• Y10TECHNICAL SUBJECTS COVERED BY FORMER USPC
    • Y10TTECHNICAL SUBJECTS COVERED BY FORMER US CLASSIFICATION
    • Y10T156/00Adhesive bonding and miscellaneous chemical manufacture
    • Y10T156/10Methods of surface bonding and/or assembly therefor

Abstract

Thin film PV cells and strings of such cells that may be electrically joined with conductive tabs or ribbons. A semi-flexible, electrically conductive adhesive is applied to join the tabs to the front and back of a cell, providing a conductive pathway between the tab and solar cell, with good adhesion to both. The tabs may be constructed of one or more materials having a thermal expansion coefficient that closely matches that of the substrate material of the cells, so that when the string or module is subsequently heated, mechanical stress between the tab and solar cell is minimized. The semi-flexible nature of the ECA also acts to relieve stress between the tab and the solar cell, decreasing the possibility of adhesion failure at critical locations. One or more dielectric materials may be applied to the PV cells and/or the tabs in regions where a tab crosses the edge of a cell, to avoid electrical shorting between the negative and positive electrodes of the cell.

Description

    CROSS-REFERENCE TO RELATED APPLICATION
  • This is a continuation application of U.S. patent application Ser. No. 12/364,440 filed Feb. 2, 2009 which claims priority under 35 U.S.C. §119 and applicable foreign and international law of U.S. Provisional Patent Application Ser. Nos. 61/063,257 filed Jan. 31, 2008 and 61/109,828 filed Oct. 30, 2008, all of which are hereby incorporated by reference in their entireties.
  • BACKGROUND
  • The field of photovoltaics generally relates to multi-layer materials that convert sunlight directly into DC electrical power. The basic mechanism for this conversion is the photovoltaic (or photoelectric) effect, first correctly described by Einstein in a seminal 1905 scientific paper for which he was awarded a. Nobel Prize for physics. In the United States, photovoltaic (PV) devices are popularly known as solar cells. Solar cells are typically configured as a cooperating sandwich of p-type and n-type semiconductors, in which the n-type semiconductor material (on one “side” of the sandwich) exhibits an excess of electrons, and the p-type semiconductor material (on the other “side” of the sandwich) exhibits an excess of holes, each of which signifies the absence of an electron. Near the p-n junction between the two materials, valence electrons from the n-type layer move into neighboring holes in the p-type layer, creating a small electrical imbalance inside the solar cell. This results in an electric field in the vicinity of the junction.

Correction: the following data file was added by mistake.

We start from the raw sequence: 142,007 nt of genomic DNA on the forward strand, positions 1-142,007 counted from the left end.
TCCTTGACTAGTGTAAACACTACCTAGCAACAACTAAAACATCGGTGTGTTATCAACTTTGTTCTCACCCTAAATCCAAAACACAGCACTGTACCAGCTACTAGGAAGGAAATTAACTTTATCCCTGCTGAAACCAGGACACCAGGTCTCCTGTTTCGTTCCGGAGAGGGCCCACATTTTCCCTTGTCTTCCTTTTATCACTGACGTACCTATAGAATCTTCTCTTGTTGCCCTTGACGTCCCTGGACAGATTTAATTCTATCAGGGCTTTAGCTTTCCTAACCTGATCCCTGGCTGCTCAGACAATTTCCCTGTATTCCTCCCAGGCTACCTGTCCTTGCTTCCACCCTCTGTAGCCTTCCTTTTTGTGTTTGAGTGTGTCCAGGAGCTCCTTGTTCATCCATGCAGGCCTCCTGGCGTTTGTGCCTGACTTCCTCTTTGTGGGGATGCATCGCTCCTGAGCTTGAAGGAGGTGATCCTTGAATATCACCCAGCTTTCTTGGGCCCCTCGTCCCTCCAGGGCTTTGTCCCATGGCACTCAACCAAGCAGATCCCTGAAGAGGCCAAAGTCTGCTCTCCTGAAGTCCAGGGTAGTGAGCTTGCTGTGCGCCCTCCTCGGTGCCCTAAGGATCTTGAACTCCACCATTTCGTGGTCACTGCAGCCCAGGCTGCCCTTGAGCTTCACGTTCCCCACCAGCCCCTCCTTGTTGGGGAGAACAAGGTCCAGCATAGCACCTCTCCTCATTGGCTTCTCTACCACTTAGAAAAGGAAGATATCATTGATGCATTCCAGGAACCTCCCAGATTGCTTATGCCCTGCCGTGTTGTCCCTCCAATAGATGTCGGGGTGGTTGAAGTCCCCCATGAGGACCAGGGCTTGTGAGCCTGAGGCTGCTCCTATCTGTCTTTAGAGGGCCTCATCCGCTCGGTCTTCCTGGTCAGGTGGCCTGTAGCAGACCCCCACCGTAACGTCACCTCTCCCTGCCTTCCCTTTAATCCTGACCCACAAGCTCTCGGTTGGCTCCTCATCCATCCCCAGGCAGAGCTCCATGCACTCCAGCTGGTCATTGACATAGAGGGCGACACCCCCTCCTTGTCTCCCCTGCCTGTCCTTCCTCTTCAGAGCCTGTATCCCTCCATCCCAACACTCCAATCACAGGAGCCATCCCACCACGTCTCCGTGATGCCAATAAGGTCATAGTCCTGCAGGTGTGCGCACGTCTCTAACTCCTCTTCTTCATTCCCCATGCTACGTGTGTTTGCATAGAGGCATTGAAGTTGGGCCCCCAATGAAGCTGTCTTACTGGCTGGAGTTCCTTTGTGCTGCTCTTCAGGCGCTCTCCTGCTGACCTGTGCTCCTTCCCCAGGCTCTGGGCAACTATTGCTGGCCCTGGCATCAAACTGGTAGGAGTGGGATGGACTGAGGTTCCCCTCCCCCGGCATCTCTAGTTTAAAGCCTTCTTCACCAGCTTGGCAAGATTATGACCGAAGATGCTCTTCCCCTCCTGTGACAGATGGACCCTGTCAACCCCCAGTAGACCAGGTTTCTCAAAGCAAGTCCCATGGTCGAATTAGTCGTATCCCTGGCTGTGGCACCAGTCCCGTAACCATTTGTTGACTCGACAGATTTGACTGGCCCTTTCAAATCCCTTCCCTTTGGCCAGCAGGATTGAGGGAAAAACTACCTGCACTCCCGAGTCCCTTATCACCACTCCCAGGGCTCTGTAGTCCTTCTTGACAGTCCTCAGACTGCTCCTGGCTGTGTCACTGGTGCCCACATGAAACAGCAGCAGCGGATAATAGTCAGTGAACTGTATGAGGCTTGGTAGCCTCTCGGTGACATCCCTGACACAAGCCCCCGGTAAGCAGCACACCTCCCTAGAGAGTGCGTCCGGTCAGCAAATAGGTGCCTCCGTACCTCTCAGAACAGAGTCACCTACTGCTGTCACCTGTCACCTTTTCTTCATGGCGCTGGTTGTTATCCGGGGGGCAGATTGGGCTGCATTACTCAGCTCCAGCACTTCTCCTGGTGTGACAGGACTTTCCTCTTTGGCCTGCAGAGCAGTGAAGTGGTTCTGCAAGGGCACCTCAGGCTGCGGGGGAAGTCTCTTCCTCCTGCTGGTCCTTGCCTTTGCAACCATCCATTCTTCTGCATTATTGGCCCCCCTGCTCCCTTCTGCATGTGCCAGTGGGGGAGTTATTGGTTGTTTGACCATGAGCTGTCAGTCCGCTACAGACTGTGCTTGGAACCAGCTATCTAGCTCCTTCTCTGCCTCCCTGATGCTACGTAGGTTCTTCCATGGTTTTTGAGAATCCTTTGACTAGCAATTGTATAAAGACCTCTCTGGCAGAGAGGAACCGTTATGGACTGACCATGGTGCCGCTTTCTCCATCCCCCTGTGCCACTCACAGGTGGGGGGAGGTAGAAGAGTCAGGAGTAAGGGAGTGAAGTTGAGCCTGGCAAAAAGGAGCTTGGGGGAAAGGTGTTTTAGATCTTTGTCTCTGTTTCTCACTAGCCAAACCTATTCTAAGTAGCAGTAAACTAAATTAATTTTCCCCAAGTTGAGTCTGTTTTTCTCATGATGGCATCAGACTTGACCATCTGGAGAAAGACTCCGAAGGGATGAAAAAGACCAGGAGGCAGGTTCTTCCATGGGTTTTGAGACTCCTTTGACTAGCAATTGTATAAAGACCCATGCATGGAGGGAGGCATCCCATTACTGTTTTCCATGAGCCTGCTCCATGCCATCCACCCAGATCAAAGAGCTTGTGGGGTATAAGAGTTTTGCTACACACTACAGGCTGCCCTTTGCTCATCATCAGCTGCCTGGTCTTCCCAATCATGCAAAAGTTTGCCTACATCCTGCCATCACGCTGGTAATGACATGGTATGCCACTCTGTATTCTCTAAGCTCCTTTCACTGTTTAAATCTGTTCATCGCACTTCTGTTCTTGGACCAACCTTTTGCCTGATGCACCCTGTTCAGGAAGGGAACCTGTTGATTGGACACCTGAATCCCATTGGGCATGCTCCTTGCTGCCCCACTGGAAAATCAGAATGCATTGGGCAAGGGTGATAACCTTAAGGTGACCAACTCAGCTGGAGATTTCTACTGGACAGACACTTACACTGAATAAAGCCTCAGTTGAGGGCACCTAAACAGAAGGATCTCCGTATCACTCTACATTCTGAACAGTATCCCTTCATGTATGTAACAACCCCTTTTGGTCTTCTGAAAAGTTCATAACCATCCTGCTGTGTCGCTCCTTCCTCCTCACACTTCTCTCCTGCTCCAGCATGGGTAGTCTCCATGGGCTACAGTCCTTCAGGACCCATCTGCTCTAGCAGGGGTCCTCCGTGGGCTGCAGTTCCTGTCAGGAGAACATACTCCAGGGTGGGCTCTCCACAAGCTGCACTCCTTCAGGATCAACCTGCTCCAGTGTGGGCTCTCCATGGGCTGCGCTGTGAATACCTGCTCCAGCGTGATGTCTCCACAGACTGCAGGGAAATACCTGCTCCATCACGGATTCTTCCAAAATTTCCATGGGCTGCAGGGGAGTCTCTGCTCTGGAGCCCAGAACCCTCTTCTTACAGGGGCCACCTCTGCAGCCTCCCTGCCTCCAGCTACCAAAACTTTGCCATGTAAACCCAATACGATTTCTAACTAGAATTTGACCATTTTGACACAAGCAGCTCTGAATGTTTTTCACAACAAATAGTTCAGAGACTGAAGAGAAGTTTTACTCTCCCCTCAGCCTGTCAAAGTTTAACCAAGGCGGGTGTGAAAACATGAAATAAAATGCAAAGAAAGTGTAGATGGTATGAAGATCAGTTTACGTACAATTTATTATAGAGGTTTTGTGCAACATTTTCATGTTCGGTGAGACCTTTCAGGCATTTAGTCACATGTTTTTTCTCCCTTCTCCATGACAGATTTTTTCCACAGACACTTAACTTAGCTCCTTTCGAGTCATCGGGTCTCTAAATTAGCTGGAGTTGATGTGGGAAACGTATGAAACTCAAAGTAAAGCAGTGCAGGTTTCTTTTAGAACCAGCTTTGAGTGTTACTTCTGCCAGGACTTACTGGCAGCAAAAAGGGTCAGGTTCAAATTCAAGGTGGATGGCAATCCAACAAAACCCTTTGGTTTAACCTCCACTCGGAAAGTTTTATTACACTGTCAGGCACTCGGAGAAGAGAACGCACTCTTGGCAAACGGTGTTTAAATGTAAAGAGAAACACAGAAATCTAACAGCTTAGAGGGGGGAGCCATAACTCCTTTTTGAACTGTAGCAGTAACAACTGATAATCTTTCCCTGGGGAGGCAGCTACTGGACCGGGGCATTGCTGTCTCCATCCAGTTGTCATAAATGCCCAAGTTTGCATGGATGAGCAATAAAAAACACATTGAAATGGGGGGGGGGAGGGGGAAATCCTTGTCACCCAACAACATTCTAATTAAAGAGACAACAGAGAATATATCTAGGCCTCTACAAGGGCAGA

• When an incident photon excites an electron in the cell into the conduction band, the excited electron becomes unbound from the atoms of the semiconductor, creating a free electron/hole pair. Because, as described above, the p-n junction creates an electric field in the vicinity of the junction, electron/hole pairs created in this manner near the junction tend to separate and move away from junction, with the electron moving toward the n-type side, and the hole moving toward the p-type side of the junction. This creates an overall charge imbalance in the cell, so that if an external conductive path is provided between the two sides of the cell, electrons will move from the n-type side back to the p-type side along the external path, creating an electric current. In practice, electrons may be collected from at or near the surface of the n-type side by a conducting grid that covers a portion of the surface, while still allowing sufficient access into the cell by incident photons.
  • Such a photovoltaic structure, when appropriately located electrical contacts are included and the cell (or a series of cells) is incorporated into a closed electrical circuit, forms a working PV device. As a standalone device, a single conventional solar cell is not sufficient to power most applications. As a result, solar cells are commonly arranged into PV modules, or “strings,” by connecting the front of one cell to the back of another, thereby adding the voltages of the individual cells together in electrical series. Typically, a significant number of cells are connected in series to achieve a usable voltage. The resulting DC current then may be fed through an inverter, where it is transformed into AC current at an appropriate frequency, which is chosen to match the frequency of AC current supplied by a conventional power grid. In the United States, this frequency is 60 Hertz (Hz), and most other countries provide AC power at either 50 Hz or 60 Hz.